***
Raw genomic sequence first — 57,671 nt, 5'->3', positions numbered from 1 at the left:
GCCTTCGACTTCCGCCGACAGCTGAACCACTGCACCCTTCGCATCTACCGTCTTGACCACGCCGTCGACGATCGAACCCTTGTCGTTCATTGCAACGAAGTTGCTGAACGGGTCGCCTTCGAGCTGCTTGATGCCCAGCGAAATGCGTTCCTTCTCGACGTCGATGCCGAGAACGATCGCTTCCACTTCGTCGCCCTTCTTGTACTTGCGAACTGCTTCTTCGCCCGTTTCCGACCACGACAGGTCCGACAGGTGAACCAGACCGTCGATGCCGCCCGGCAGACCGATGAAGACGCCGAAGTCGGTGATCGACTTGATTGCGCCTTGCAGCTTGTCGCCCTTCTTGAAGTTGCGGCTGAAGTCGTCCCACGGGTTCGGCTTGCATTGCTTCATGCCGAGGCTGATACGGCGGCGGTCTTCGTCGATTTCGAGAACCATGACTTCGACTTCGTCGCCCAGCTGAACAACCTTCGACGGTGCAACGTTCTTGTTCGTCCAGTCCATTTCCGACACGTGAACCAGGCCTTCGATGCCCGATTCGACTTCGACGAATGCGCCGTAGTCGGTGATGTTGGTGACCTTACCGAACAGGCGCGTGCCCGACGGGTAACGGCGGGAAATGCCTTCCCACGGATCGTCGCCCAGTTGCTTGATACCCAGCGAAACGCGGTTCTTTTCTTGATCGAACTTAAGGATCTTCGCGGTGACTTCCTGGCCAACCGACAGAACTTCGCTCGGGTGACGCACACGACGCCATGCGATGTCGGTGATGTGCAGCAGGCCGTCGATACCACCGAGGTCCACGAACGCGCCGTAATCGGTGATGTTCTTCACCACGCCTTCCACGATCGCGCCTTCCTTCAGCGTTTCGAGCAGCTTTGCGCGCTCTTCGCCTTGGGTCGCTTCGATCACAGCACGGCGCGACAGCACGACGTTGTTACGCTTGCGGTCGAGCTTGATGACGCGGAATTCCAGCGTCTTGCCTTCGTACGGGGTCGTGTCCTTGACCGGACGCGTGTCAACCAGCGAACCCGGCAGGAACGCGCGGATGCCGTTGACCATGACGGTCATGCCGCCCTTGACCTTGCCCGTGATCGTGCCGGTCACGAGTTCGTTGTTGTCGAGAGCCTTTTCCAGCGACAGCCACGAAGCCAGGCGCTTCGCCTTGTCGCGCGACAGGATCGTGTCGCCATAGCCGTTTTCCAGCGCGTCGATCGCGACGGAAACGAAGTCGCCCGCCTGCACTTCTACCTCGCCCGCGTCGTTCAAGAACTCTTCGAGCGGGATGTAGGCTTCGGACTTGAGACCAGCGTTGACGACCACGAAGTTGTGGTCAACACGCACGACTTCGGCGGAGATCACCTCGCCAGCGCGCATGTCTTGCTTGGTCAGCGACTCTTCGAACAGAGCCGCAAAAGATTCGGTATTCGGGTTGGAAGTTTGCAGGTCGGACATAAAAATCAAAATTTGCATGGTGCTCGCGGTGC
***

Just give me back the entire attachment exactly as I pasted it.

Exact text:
Raw genomic sequence first — 57,671 nt, 5'->3', positions numbered from 1 at the left:
GCCTTCGACTTCCGCCGACAGCTGAACCACTGCACCCTTCGCATCTACCGTCTTGACCACGCCGTCGACGATCGAACCCTTGTCGTTCATTGCAACGAAGTTGCTGAACGGGTCGCCTTCGAGCTGCTTGATGCCCAGCGAAATGCGTTCCTTCTCGACGTCGATGCCGAGAACGATCGCTTCCACTTCGTCGCCCTTCTTGTACTTGCGAACTGCTTCTTCGCCCGTTTCCGACCACGACAGGTCCGACAGGTGAACCAGACCGTCGATGCCGCCCGGCAGACCGATGAAGACGCCGAAGTCGGTGATCGACTTGATTGCGCCTTGCAGCTTGTCGCCCTTCTTGAAGTTGCGGCTGAAGTCGTCCCACGGGTTCGGCTTGCATTGCTTCATGCCGAGGCTGATACGGCGGCGGTCTTCGTCGATTTCGAGAACCATGACTTCGACTTCGTCGCCCAGCTGAACAACCTTCGACGGTGCAACGTTCTTGTTCGTCCAGTCCATTTCCGACACGTGAACCAGGCCTTCGATGCCCGATTCGACTTCGACGAATGCGCCGTAGTCGGTGATGTTGGTGACCTTACCGAACAGGCGCGTGCCCGACGGGTAACGGCGGGAAATGCCTTCCCACGGATCGTCGCCCAGTTGCTTGATACCCAGCGAAACGCGGTTCTTTTCTTGATCGAACTTAAGGATCTTCGCGGTGACTTCCTGGCCAACCGACAGAACTTCGCTCGGGTGACGCACACGACGCCATGCGATGTCGGTGATGTGCAGCAGGCCGTCGATACCACCGAGGTCCACGAACGCGCCGTAATCGGTGATGTTCTTCACCACGCCTTCCACGATCGCGCCTTCCTTCAGCGTTTCGAGCAGCTTTGCGCGCTCTTCGCCTTGGGTCGCTTCGATCACAGCACGGCGCGACAGCACGACGTTGTTACGCTTGCGGTCGAGCTTGATGACGCGGAATTCCAGCGTCTTGCCTTCGTACGGGGTCGTGTCCTTGACCGGACGCGTGTCAACCAGCGAACCCGGCAGGAACGCGCGGATGCCGTTGACCATGACGGTCATGCCGCCCTTGACCTTGCCCGTGATCGTGCCGGTCACGAGTTCGTTGTTGTCGAGAGCCTTTTCCAGCGACAGCCACGAAGCCAGGCGCTTCGCCTTGTCGCGCGACAGGATCGTGTCGCCATAGCCGTTTTCCAGCGCGTCGATCGCGACGGAAACGAAGTCGCCCGCCTGCACTTCTACCTCGCCCGCGTCGTTCAAGAACTCTTCGAGCGGGATGTAGGCTTCGGACTTGAGACCAGCGTTGACGACCACGAAGTTGTGGTCAACACGCACGACTTCGGCGGAGATCACCTCGCCAGCGCGCATGTCTTGCTTGGTCAGCGACTCTTCGAACAGAGCCGCAAAAGATTCGGTATTCGGGTTGGAAGTTTGCAGGTCGGACATAAAAATCAAAATTTGCATGGTGCTCGCGGTGC